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Dog by the harbor; likely epigraph; how a story works

Saturday 4/29/23

Late in the afternoon the other day I went down to sit by the harbor. I hadn't been out for two days. Not once. The seemingly impossible happens: things get harder when they are already an absolute of difficulty that requires absolutes of strength and endurance to continue on. That is the paradox: the absolute begets absolute.

It was gray and cold. I pull strength from the sea. I just sit there and draw something in, and also draw in something that is already inside of myself, which sounds paradoxical as well.

A very attractive woman came along walking her dog. There was nobody else out. Said dog was a somewhat skittish beagle. He had a look of concern in his eyes. The look of a living creature who wants to avoid anything bad that might befall it, and that senses anything could at any point.

I put out my hand as I'm wont to do with dogs. He veered from the course he was on and came up close to me. I just held my hand there. He retreated, but just a shuffle or two. Then he advanced again and stayed there, and I scratched the top of his head.

The fetching woman said, "Wow. That's like a miracle. He doesn't let anyone pet him. He's a very scared foster dog."

Now, one might say, "Why didn't you talk to the comely woman," but I was in no place. I'm often in no place within the subsuming hell that is worse than hell. I try to bandage and repair my soul so that I may continue. That's all there is. The bandaging and the repairing, or the trying thereof; the enduring; the creating; the fighting, the war; and the fight to find hope that this can and will change.

The Solution to the World's Problems: Surprising Tales of Relentless Joy is likely to have an epigraph. That epigraph is likely to come from "What the Mouse Knew." It is likely to be these lines:

It’s a hard night. She’ll start again tomorrow.

It's always an epiphanic experience to me to learn how one of my works will work. As the characters tell me their stories, so too do the ways in which a fictional creation of mine make themselves known to me. It is different every time.

Fiction will withhold. That's one way story builds. The teller of the story--and it can be a third person teller--has information that they parcel out. What they allow to be revealed on page thirteen could have been revealed on page one, but it wasn't.

"Finder of Views" works in a unique way. All is revealed in frank, candid, unstinting terms from the very beginning. Nothing is held back. A man is doing this very particular thing that he is doing and there's no attempt to hold that back or not be frank with the reader. It's very candid about what that thing is from the start.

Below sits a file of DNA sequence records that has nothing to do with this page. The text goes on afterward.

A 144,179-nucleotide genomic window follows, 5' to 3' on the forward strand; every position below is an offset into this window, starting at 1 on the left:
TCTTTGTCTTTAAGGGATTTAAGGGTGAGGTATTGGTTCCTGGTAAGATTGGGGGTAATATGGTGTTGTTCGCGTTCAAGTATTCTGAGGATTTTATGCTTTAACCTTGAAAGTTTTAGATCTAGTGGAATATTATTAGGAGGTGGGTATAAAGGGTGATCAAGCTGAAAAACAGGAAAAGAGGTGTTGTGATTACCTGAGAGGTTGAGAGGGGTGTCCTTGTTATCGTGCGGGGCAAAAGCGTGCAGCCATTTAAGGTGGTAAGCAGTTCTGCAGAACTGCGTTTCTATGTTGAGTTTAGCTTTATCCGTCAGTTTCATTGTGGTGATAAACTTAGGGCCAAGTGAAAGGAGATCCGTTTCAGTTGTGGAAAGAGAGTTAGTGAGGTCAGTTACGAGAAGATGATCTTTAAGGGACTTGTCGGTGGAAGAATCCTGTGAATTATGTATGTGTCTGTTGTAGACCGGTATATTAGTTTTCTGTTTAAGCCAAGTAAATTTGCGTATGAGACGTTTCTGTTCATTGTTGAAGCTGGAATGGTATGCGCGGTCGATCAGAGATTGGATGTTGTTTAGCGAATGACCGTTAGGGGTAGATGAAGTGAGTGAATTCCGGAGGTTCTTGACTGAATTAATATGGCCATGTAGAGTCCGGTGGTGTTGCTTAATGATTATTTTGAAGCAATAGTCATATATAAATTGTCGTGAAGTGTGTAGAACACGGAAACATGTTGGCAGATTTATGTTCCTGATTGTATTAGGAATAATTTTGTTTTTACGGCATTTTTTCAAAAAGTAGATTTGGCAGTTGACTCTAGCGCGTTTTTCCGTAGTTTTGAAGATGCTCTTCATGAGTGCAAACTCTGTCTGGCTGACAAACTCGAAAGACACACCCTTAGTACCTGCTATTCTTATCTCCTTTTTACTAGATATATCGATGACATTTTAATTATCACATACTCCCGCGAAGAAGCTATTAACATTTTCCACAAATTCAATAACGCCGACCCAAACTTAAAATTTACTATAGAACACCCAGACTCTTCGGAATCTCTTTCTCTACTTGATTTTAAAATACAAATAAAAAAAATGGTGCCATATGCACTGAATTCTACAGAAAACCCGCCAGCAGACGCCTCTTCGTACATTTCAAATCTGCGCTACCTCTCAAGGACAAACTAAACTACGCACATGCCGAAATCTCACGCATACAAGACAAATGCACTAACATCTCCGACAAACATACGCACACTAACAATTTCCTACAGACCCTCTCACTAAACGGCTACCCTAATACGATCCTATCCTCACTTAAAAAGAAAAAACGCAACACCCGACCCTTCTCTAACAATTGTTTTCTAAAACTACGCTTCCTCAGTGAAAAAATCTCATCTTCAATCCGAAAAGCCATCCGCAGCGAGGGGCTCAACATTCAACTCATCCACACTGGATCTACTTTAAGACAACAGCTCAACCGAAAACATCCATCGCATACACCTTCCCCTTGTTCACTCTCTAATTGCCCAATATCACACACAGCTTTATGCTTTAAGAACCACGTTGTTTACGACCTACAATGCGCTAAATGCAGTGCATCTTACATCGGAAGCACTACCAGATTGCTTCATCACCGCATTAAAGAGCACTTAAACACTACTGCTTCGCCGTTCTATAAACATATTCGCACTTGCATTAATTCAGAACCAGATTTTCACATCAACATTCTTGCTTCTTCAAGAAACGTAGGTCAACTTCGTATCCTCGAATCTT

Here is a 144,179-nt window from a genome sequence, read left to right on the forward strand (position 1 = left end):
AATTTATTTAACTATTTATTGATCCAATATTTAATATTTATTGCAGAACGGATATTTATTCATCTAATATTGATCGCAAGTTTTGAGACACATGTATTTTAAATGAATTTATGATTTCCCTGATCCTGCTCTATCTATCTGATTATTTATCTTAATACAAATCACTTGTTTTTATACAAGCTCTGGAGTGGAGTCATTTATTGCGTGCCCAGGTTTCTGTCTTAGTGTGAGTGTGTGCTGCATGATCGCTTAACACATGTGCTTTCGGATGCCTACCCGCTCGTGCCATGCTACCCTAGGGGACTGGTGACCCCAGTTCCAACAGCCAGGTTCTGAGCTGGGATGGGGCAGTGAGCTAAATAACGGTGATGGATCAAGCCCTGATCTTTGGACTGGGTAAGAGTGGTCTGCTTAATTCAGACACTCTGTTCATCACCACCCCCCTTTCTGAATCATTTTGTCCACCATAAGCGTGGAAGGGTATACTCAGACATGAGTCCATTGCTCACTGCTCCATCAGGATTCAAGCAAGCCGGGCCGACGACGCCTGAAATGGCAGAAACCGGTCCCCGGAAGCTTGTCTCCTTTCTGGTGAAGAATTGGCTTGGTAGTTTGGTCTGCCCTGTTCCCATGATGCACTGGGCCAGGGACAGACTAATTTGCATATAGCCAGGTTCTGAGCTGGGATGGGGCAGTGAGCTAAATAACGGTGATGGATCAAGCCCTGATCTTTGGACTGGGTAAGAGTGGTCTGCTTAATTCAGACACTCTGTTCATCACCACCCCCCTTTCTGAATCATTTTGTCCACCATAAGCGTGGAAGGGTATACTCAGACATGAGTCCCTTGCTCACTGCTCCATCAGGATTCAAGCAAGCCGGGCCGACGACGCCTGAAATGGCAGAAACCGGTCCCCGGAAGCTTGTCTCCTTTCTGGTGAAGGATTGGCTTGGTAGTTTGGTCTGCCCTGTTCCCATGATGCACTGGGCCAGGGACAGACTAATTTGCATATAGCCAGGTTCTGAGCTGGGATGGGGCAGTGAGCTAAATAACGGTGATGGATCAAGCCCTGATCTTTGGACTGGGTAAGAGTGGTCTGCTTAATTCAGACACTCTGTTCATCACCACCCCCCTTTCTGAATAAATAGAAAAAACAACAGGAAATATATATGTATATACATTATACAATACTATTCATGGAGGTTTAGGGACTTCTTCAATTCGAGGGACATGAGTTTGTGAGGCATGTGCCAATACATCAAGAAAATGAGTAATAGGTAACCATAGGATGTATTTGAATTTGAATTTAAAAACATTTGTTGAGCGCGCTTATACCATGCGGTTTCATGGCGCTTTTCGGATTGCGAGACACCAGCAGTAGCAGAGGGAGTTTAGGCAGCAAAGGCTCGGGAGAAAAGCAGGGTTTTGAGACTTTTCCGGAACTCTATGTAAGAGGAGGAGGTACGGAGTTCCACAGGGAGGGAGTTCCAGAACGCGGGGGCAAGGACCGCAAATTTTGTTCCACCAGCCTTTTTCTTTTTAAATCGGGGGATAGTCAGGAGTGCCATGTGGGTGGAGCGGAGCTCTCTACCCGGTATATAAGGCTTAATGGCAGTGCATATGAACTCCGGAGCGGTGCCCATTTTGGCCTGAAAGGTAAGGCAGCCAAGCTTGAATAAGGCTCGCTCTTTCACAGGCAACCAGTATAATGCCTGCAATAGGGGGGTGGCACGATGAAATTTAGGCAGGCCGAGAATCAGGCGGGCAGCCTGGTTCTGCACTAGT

But: that thing is so different that even as it's being put out there openly, sans stinting, we don't know completely what it is right away. Time--and space--has to pass underfoot, if one will--that is, on the page itself.

More and more comes clear, and as it does so, power is gained. It's like the unsealing of an epiphany that always had some light coming out of the box. The cover keeps getting pulled back and pulled back at a steady pace, taking as long as it takes. There's no saving for later. What one gets is immediacy, but a sustained immediacy.

Did I know that that's how the story would function? No. It was revealed to me by the story, which is how it always works. Then I see, and it makes perfect sense. I am in on a discovery, too. The discovery happens in real-time, without trial and error. It's like this creation exists before it visibly exists, and is some temple or jewel that is invisible in the air, but it is there, solid and real, and I apply a special rag to that object and its form becomes visible. It can be a whole sparkling citadel.

What is important is that I know it is there just as much before as I do after. I don't know it the same way, but I know its presence in the same way. I get to find out.

In composing, I open myself up to something that is beyond human experience. I am beyond this world. But I also know that it is necessary to go beyond this world to be able to reveal what is most necessary in this world. That power staggers me. It is unlike anything else I feel anywhere else. The infinite gap between worlds. And I know that in traversing the gap with what I am creating in the experience of creating it that I will take what I have back across the infinite gap--again, the paradox--to where I started, and that is the world, this world. When I write a story like "Finder of Views," it's not a case of "time to do my writing for today!" and "isn't this rewarding!" It's a holy experience. A holy human experience.


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